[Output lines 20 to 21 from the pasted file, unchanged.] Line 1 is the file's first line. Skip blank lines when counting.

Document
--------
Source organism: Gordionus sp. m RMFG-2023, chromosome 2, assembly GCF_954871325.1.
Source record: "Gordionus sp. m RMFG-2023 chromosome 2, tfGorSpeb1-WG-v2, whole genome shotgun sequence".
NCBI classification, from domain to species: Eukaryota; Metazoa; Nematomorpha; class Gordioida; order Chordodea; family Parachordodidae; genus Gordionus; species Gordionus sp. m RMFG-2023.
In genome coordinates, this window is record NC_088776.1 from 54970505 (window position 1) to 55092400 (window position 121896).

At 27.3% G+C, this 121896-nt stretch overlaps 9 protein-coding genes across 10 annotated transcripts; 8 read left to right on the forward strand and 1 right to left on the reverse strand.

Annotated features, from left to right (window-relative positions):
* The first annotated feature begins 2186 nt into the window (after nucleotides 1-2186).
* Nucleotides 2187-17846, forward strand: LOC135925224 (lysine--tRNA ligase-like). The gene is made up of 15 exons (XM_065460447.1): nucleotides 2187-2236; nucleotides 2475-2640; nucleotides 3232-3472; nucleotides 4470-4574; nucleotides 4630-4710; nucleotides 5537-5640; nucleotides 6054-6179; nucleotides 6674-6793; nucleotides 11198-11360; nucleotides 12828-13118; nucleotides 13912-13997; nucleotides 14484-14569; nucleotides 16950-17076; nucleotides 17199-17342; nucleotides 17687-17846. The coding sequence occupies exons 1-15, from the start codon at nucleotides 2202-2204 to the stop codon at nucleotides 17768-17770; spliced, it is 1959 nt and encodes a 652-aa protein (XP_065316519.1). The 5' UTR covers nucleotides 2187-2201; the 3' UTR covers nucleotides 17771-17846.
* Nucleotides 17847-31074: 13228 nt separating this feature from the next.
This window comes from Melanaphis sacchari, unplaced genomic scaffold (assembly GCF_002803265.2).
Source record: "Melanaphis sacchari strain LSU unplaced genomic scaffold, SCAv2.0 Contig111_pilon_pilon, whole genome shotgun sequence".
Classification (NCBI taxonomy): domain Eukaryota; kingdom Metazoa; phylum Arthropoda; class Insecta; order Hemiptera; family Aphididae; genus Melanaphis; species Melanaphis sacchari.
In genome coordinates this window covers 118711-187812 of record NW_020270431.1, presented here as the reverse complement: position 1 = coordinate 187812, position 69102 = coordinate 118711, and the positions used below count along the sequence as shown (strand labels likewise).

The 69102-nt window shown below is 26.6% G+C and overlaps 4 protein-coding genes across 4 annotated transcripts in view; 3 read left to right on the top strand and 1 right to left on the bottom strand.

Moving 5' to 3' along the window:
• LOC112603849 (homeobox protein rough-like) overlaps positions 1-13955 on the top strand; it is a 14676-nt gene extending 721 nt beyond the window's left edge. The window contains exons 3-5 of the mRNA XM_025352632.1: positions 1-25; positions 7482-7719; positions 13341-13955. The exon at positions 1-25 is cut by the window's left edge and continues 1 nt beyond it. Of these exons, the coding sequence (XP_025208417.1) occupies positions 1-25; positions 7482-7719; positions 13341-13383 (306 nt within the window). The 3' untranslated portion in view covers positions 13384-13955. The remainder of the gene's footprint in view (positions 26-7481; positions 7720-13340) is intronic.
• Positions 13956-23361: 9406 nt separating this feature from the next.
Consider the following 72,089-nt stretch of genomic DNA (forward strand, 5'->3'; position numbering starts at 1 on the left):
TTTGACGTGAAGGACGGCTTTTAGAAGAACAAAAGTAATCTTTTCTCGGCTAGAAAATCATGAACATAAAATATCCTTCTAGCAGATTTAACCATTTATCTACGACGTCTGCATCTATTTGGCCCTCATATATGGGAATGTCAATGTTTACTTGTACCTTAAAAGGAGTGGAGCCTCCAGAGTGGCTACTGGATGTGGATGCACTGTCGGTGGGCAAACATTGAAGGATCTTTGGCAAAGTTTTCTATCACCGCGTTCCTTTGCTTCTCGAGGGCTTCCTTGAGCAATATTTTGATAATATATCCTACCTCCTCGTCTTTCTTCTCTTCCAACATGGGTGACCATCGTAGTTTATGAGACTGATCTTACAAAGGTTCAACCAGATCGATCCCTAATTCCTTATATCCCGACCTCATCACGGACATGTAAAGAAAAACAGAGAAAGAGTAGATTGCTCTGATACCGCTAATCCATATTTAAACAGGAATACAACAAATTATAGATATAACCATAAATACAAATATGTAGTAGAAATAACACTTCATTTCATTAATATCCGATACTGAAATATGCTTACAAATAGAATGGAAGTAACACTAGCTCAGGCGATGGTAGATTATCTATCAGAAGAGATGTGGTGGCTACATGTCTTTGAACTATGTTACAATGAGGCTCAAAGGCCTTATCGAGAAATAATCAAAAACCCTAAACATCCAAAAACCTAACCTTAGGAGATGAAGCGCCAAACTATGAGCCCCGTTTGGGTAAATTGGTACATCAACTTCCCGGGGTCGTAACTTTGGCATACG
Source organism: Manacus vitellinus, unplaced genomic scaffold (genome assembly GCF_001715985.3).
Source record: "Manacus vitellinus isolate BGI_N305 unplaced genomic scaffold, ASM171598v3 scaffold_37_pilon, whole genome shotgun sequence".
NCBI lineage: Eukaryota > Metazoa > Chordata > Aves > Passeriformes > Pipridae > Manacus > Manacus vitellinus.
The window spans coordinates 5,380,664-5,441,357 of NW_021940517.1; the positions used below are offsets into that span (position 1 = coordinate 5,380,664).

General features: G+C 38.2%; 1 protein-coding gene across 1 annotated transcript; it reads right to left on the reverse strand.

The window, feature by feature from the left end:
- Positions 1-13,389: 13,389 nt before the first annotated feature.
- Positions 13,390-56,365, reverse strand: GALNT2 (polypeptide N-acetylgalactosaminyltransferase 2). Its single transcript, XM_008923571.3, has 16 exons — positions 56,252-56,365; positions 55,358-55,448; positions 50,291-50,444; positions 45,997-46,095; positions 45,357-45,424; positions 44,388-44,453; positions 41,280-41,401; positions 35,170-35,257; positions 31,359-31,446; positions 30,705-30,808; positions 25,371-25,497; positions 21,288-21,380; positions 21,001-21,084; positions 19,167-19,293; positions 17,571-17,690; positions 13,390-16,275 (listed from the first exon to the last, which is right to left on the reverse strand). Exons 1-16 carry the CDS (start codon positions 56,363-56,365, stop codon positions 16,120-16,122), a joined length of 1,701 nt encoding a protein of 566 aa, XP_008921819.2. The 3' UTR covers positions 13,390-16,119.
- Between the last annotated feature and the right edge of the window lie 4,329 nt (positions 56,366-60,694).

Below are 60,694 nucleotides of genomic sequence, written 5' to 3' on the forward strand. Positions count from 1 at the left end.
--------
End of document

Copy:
Source organism: Manacus vitellinus, unplaced genomic scaffold (genome assembly GCF_001715985.3).
Source record: "Manacus vitellinus isolate BGI_N305 unplaced genomic scaffold, ASM171598v3 scaffold_37_pilon, whole genome shotgun sequence".